WASHINGTON D.C – US president, Donald Trump has Monday, April 8, tasked Ugandan authorities to find ‘the kidnappers of the American Tourist and guide’.
‘‘Bring them to justice openly and quickly!’‘ the president tweeted on Monday, adding that it is the only way ‘people will feel safe going there’.
Mr. Trump made the call in a short statement posted on social media.
“Uganda must find the kidnappers of the American Tourist and guide before people will feel safe in going there,” he wrote.
President Yoweri Museveni had earlier reassured tourists that ‘Uganda is safe’, describing last week’s kidnappers as ‘isolated packets of criminals’.
A tweet from his office noted that tourists should come and enjoy the beauty of the Pearl of Africa.
“Last evening, security officials briefed me about the rescue of American tourist Kimberly Sue and her Ugandan guide, Jean Paul Mirenge, who had been kidnapped by criminals in Queen Elizabeth National Park,” Mr. Museveni wrote adding that, “We shall deal with these isolated pockets of criminals.”
Uganda Police also issued a statement on Monday, reassuring visitors to Uganda of safety, while at the same time sharing the latest updates on the hunt for the criminals.
‘‘The operation to arrest the culprits is ongoing with the close coordination of our counterparts from the DRC, whom we have been working with for the last 5 days,’‘ read part of the police statement.
The statement did not address the reports that a ransom was paid to secure the release of the victims, rather explaining that ‘specific details on how the rescue mission’ cannot be released for tactical reasons.
However, this website independently verified that the pair was freed after a ransom was paid, according to officials with the safari company with which they were travelling.
Ms. Jane Goldring, a director at Wild Frontiers, said the two kidnapping victims had been freed. The government authorities also issued a statement confirming the same.
They were dropped off at a point near the border of Uganda and the Democratic Republic of Congo (DRC) on Sunday, after paying a ransom the official said.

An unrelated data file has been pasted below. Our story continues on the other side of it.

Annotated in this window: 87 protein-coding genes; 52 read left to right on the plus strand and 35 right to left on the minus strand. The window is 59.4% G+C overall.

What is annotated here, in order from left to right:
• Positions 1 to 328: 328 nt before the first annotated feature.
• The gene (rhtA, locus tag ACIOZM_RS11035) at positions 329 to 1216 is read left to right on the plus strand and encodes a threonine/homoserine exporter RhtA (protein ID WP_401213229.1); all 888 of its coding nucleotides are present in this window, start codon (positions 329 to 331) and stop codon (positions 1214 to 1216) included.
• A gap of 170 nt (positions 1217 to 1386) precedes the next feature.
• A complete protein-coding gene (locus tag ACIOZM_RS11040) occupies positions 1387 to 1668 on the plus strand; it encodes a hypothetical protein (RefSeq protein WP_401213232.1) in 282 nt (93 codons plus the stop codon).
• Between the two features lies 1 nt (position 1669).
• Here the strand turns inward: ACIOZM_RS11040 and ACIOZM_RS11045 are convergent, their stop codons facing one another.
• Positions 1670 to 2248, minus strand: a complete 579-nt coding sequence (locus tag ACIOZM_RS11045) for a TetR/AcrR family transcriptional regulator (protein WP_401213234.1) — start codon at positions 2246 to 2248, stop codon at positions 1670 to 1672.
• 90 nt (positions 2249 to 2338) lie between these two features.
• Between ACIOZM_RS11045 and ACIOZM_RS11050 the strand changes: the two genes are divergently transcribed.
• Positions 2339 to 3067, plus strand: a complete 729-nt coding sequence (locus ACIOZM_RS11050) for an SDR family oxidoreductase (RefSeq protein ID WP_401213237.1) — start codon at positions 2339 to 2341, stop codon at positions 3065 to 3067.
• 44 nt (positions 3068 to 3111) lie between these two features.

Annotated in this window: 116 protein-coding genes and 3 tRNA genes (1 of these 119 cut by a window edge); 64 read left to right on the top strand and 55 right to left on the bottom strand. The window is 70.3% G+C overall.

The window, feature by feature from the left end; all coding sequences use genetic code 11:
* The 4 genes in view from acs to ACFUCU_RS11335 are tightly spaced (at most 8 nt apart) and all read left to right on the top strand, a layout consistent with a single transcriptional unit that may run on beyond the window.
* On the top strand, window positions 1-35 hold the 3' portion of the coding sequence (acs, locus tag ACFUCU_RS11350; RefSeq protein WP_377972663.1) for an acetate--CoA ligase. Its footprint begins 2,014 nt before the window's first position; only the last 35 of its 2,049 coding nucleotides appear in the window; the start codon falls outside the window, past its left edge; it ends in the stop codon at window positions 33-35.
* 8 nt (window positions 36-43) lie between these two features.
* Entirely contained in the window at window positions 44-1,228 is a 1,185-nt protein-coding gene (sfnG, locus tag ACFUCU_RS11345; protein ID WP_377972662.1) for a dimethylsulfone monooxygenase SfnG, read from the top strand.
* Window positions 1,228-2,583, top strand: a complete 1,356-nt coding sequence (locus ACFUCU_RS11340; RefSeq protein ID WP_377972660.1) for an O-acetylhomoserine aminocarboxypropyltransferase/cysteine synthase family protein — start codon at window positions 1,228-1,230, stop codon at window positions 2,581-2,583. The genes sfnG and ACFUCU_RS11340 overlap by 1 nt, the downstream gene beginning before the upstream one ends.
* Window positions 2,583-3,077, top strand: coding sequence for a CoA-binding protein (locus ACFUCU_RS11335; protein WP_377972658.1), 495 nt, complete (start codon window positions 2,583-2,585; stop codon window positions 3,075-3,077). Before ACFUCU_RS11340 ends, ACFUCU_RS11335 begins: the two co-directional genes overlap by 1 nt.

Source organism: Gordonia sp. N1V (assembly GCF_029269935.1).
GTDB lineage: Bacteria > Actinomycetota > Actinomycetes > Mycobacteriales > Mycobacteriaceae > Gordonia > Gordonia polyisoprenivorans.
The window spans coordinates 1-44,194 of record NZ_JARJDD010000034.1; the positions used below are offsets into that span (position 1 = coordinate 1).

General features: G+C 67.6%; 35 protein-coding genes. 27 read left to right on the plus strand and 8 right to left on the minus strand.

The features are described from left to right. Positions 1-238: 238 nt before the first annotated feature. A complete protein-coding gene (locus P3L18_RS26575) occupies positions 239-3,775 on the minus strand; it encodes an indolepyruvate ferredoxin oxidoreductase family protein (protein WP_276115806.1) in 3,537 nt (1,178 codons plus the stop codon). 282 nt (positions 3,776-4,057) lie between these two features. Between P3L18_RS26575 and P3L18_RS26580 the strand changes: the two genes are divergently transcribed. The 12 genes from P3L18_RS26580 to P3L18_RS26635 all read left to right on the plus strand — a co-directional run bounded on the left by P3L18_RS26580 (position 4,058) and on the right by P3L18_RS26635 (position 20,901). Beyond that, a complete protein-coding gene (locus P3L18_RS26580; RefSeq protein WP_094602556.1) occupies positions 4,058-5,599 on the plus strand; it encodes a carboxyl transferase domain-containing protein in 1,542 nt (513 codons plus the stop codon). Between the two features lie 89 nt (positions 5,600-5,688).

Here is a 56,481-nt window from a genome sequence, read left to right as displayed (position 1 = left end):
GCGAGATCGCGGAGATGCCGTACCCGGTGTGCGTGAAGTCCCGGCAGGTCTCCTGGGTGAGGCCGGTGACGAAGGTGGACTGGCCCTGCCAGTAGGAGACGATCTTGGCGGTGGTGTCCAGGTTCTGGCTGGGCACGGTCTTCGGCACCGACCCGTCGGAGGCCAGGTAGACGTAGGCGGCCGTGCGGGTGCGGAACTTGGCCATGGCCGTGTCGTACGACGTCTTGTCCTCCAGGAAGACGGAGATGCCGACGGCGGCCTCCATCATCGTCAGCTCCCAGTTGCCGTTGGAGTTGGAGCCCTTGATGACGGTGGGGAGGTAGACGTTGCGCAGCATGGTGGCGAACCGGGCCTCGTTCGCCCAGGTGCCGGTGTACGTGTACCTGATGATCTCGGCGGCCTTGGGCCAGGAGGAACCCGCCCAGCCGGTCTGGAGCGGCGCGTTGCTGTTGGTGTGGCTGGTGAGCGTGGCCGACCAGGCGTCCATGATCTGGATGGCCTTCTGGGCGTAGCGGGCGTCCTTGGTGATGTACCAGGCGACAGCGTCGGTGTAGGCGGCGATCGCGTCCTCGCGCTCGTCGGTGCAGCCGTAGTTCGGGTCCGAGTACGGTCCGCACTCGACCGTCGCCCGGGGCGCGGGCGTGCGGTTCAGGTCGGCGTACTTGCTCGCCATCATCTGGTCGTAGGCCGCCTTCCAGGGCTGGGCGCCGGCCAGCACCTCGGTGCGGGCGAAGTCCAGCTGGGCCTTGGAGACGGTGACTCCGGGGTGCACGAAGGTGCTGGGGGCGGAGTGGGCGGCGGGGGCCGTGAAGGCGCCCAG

He asked not to be named because he was not authorized to provide details about the circumstances of the release.
The official said he did not know the identity of the kidnappers and that Wild Frontiers paid the ransom.
The woman, Ms. Kimberly Sue Endicott, of California, was kidnapped Tuesday evening while on a game drive in Queen Elizabeth national park in western part of Uganda.
Also taken was her Ugandan guide, Mr. Jean-Paul Mirenge Remezo.
Mr. Paul Goldring of Wild Frontiers, left, with Jean-Paul Mirenge Remezo, the guide who was kidnapped.
The park, home to more than 600 bird species and some 2,500 elephants, is generally regarded as safe for tourists.
A group of gunmen stopped the tourists’ vehicle and seized the American woman and the guide.
The gunmen left behind the two other tourists, who were described by the Ugandan police as an elderly Canadian couple.
The revelation has since watered claims by Ugandan authorities that a joint operation by security forces rescued the Ms. Endicott and Jean-Paul.
“Both were rescued from the Democratic Republic of the Congo and are safely back in Kanungu district in Uganda,” claimed government spokesperson Ofwono Opondo before Wild Frontiers described his statement as false.